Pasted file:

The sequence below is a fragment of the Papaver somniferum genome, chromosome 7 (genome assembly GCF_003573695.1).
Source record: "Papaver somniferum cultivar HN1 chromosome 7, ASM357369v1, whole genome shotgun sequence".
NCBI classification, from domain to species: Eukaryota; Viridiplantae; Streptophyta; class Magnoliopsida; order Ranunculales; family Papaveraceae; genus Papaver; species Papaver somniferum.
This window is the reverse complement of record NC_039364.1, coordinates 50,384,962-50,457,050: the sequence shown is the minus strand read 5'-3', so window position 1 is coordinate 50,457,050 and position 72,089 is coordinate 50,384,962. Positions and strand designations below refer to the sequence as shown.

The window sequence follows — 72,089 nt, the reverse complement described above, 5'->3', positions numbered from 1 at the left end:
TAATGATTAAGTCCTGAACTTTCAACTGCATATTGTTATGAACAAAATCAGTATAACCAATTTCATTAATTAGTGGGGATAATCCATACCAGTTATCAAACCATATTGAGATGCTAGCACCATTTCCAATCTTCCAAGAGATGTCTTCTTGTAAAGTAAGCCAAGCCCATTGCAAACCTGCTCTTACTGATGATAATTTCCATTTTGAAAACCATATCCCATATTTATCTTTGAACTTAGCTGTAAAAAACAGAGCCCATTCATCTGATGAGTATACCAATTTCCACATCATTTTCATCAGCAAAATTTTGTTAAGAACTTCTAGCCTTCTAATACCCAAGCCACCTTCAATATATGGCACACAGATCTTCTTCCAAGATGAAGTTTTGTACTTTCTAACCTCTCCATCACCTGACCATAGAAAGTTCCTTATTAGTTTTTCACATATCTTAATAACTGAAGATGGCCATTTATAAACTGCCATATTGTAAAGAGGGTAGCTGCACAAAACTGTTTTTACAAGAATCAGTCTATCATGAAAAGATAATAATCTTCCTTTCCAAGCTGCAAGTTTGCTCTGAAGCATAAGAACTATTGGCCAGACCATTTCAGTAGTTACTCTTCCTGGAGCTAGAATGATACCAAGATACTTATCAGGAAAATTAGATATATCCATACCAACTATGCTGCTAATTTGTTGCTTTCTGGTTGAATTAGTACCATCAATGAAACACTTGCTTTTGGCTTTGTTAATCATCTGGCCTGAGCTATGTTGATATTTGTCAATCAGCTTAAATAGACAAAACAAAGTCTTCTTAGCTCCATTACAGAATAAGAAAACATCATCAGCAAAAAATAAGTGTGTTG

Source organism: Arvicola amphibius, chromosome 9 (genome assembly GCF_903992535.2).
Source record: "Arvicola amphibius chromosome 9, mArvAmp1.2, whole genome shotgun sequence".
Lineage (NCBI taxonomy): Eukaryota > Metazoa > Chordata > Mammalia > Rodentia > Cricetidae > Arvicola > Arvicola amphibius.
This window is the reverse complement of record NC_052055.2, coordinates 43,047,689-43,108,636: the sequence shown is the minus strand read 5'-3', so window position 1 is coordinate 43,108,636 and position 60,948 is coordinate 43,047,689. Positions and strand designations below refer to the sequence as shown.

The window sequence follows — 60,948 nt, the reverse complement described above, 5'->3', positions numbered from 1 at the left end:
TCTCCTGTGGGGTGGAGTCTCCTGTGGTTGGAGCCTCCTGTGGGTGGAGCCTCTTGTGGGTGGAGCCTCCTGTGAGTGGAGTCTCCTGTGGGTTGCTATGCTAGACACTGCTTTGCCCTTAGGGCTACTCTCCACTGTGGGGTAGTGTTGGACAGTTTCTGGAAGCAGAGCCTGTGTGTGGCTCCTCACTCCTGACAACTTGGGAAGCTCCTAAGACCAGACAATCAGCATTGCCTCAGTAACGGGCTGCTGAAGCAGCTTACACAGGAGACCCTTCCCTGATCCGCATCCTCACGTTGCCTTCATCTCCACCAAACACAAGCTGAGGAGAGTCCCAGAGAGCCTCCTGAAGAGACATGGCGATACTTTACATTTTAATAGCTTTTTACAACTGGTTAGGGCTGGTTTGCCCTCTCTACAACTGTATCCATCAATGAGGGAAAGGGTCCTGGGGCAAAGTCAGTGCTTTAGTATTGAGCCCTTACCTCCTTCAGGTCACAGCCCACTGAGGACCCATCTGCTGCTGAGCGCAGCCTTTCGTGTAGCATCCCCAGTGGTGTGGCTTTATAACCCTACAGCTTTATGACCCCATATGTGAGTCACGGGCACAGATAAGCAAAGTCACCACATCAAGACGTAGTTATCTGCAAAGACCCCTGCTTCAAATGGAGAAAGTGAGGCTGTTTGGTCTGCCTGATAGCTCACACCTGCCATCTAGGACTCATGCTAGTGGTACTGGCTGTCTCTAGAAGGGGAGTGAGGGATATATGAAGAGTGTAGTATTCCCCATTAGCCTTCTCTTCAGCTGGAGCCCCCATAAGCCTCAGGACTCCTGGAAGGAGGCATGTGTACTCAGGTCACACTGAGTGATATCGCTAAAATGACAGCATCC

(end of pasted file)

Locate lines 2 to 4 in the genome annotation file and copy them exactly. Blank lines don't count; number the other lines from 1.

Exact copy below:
Source record: "Papaver somniferum cultivar HN1 chromosome 7, ASM357369v1, whole genome shotgun sequence".
NCBI classification, from domain to species: Eukaryota; Viridiplantae; Streptophyta; class Magnoliopsida; order Ranunculales; family Papaveraceae; genus Papaver; species Papaver somniferum.
This window is the reverse complement of record NC_039364.1, coordinates 50,384,962-50,457,050: the sequence shown is the minus strand read 5'-3', so window position 1 is coordinate 50,457,050 and position 72,089 is coordinate 50,384,962. Positions and strand designations below refer to the sequence as shown.